Within a week or two of joining the company, Peter invited me along to a Thai restaurant, the Lemon Tree Cafe. It was the first time I had ever eaten Thai food and it was where I met my wife, whose family owns the restaurant. Put simply, I would probably not have the happy life I have today, but for Peter taking me there that day.
We also shared an odd shared interest, Peter and I:
I'm a little embarrassed to mention this, but I've always had a fascination (shall I say, "appreciation") for spiders since I was a boy, as they represent a diverse array of highly evolved, skilled predators unparalleled in the vertebrate world. I won a prize at a science fair when I was 12 for keeping a collection of black widows and making scientific observations of them over the course of a year. Peter was the first person I knew (other than a college professor) who shared the interest. Although I had abandoned it long ago, he had a few specimens preserved in acrylic paperweights in his office. I seem to recall he had a Rhinoceros beetle in there, too.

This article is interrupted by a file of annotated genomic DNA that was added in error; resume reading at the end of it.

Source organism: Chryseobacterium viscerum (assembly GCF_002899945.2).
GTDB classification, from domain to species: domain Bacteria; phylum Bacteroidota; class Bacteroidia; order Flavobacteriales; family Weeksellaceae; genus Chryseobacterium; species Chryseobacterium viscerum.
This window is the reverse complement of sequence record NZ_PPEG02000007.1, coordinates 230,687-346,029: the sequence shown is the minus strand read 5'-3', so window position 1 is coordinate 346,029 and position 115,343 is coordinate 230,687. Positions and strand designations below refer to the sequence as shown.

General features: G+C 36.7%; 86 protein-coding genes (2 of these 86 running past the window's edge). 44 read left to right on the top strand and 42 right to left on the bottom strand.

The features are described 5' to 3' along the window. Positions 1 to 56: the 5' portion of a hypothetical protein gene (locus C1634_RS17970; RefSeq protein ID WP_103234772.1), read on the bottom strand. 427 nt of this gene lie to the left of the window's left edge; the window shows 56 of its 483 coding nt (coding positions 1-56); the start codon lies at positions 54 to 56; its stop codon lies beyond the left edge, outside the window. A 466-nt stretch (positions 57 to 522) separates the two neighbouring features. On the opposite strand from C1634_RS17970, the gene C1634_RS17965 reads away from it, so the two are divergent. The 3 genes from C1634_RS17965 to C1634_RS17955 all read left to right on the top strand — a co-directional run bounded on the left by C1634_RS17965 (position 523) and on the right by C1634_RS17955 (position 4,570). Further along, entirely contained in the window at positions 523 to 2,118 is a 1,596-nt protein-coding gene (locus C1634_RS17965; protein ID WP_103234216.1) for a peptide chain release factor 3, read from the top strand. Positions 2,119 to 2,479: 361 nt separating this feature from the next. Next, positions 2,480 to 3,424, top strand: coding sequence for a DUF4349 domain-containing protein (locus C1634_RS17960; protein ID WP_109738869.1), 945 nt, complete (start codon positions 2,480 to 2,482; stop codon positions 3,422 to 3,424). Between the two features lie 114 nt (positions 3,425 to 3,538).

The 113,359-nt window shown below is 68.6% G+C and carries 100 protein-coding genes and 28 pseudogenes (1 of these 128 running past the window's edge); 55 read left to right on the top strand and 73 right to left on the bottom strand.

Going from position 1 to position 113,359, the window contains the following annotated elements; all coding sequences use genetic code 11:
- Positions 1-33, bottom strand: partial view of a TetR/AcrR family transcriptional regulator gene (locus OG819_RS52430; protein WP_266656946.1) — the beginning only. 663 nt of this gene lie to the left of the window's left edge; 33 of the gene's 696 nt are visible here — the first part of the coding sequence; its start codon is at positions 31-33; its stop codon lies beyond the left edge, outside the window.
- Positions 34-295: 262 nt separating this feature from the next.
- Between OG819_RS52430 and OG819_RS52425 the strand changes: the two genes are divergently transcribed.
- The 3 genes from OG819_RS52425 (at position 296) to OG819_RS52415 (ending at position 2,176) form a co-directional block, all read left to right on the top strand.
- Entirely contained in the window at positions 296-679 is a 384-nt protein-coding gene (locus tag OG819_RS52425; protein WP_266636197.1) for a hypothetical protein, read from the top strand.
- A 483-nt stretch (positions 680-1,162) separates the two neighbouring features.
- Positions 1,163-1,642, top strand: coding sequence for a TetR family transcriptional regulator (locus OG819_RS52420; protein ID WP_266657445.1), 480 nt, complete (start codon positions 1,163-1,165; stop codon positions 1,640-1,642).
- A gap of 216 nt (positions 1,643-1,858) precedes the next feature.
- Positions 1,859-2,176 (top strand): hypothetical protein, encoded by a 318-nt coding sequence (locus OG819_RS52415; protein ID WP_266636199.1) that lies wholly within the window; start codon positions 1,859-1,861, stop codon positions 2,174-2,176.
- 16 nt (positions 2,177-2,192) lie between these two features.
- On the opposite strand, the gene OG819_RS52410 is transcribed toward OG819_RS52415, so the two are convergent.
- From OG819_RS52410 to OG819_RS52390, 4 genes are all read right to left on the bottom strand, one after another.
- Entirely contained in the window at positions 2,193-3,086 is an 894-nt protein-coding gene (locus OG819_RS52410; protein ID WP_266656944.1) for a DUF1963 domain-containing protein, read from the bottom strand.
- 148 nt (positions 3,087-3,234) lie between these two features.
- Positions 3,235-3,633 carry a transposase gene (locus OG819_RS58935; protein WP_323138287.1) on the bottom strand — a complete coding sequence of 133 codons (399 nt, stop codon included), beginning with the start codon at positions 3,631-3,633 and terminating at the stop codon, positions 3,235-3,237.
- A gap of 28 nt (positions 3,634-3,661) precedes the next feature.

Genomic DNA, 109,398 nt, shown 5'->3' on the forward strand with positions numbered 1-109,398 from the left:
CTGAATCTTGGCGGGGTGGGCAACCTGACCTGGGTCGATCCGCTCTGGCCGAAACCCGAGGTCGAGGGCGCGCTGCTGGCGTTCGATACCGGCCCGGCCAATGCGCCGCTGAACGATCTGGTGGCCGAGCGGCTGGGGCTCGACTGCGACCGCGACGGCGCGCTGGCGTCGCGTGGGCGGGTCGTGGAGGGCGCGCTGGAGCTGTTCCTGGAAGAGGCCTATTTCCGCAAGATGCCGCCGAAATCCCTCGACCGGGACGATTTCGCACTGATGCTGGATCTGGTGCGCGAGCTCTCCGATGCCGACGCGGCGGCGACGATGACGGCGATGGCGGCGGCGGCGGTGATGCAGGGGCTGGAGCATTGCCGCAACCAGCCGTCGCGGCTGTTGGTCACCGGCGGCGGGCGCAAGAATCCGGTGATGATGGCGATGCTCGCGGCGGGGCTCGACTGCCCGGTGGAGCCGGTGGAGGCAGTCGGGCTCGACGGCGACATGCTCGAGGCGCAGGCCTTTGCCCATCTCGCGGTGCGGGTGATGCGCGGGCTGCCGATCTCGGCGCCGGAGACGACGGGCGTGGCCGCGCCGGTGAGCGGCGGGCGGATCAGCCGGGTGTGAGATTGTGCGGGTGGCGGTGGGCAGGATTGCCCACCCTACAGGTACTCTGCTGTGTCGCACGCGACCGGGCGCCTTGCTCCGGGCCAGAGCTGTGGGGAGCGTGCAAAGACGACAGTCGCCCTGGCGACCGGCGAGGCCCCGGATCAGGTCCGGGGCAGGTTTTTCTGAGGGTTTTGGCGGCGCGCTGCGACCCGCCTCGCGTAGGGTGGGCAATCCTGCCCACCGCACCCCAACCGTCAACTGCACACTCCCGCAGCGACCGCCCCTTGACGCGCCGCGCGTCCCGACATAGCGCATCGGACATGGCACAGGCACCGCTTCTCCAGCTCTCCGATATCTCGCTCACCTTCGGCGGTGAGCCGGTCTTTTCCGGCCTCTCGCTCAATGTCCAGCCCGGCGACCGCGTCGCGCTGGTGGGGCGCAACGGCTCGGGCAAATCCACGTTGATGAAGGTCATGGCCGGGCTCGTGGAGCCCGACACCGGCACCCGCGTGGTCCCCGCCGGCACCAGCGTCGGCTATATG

On Monday, September 10, the day before his flight to L.A., I was in his office prepping his laptop for the presentation he was to give. We were joking and laughing about the fact that few others, including his wife, Rachel, didn't share his appreciation of bugs. Several weeks earlier, Peter had loaned me a book he described as his absolute favorite, cherished read, the Biology of Spiders (2d. ed., Oxford Univ. Press, 1996). His wife conveyed to me that Peter would have wanted me to keep it. And so, it remains on my shelf to this day.